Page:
Thought it's been falsely reported in the past, it appears that the reports of Abe Vigoda's death finally have some truth to them.
To a past generation, he was known as Sal Tessio, the Corleone family's traitorous capo. To ours, he was the old dude who took a hit like a champ in that Snickers commercial alongside Betty White. But to those who were true fans of his immense body of work, he was known simply as Abe Vigoda.
Earlier today, the legendary actor passed away in his daughter's New Jersey home from natural causes, according to a statement released to the Associated Press. He was 94.
Though perhaps best known for his role as Tessio in Francis Ford Coppola's The Godfather, Vigoda actually began his acting career close to 30 years earlier, collecting bit parts on various television shows in the late 40's into the 60's. With his sunken eyes and ghoulish appearance, Vigoda quickly began to amass credits following his role in The Godfather, usually portraying tough-nosed cops or the mob goons they were so often chasing.
His most notable role during that time came as Detective Sgt. Phil Fish on Barney Miller, which ran for eight seasons between 1974 and 1981. The memorable story of just how Vigoda landed that role, according to the man himself, was documented in Louis Zorich's 2009 novel What Have You Done?: The Inside Stories of Auditioning-from the Ridiculous to the Sublime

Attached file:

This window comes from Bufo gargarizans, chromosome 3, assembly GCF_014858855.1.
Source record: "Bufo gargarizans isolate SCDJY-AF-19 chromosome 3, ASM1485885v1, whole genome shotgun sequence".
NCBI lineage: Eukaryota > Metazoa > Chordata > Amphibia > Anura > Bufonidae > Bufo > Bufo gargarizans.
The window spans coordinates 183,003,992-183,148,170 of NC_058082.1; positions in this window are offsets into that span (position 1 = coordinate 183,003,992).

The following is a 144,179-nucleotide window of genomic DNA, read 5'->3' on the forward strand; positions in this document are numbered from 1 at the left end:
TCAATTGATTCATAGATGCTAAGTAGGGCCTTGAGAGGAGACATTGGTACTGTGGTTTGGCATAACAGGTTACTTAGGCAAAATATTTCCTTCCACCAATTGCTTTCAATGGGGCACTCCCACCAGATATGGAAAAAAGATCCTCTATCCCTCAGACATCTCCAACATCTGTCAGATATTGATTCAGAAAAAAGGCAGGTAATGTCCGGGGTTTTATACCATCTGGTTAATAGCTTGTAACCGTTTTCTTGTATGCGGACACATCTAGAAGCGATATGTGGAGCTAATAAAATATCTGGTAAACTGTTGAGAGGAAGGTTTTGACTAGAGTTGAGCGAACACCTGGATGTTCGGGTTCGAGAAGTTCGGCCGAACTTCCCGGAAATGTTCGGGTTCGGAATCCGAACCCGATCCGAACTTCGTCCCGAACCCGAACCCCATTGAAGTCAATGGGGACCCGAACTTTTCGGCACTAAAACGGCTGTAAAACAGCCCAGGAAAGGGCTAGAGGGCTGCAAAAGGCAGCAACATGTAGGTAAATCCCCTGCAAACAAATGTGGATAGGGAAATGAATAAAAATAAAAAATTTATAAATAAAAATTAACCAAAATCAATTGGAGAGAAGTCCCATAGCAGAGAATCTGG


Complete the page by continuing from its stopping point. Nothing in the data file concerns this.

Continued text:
While living in Los Angeles, I'd jog three to five miles a day. One morning jogging, my agent calls about a new series called Barney Miller, saying, "Go there at once."
Well, I was tired and exhausted ... I must have run five miles that morning. I said. "I have to go home and take a shower."
"No, no, no. Go right now to Studio City, you're very right for it, they know you from The Godfather, they want to see you."
"With my shorts?"
Danny Arnold and Ted Flicker, the producers, look at me, I look at them, they look at me again. "You look tired."
"Of course I'm tired, I jogged five miles this morning, I'm exhausted."
"Yeah, yeah, tell me, you look like you have hemorrhoids."
"What are you, a doctor or a producer?"
As Fish, Vigoda also received a self-titled spinoff series that lasted two seasons.
Ironically enough, Vigoda's death has been a subject of much debate over the years, with it falsely being reported on two separate occasions -- first in 1982 in People magazine and again in 1987 on a local news channel in New Jersey. These false reports of his death became so synonymous with the actor himself that they eventually led to the creation of the tongue-in-cheek website, Isabevigodadead.com, which consisted of a blank page with the word "No" since the day it was created in 2005.
94 years, 94 acting credits. We lost another good one today, ladies and gentlemen.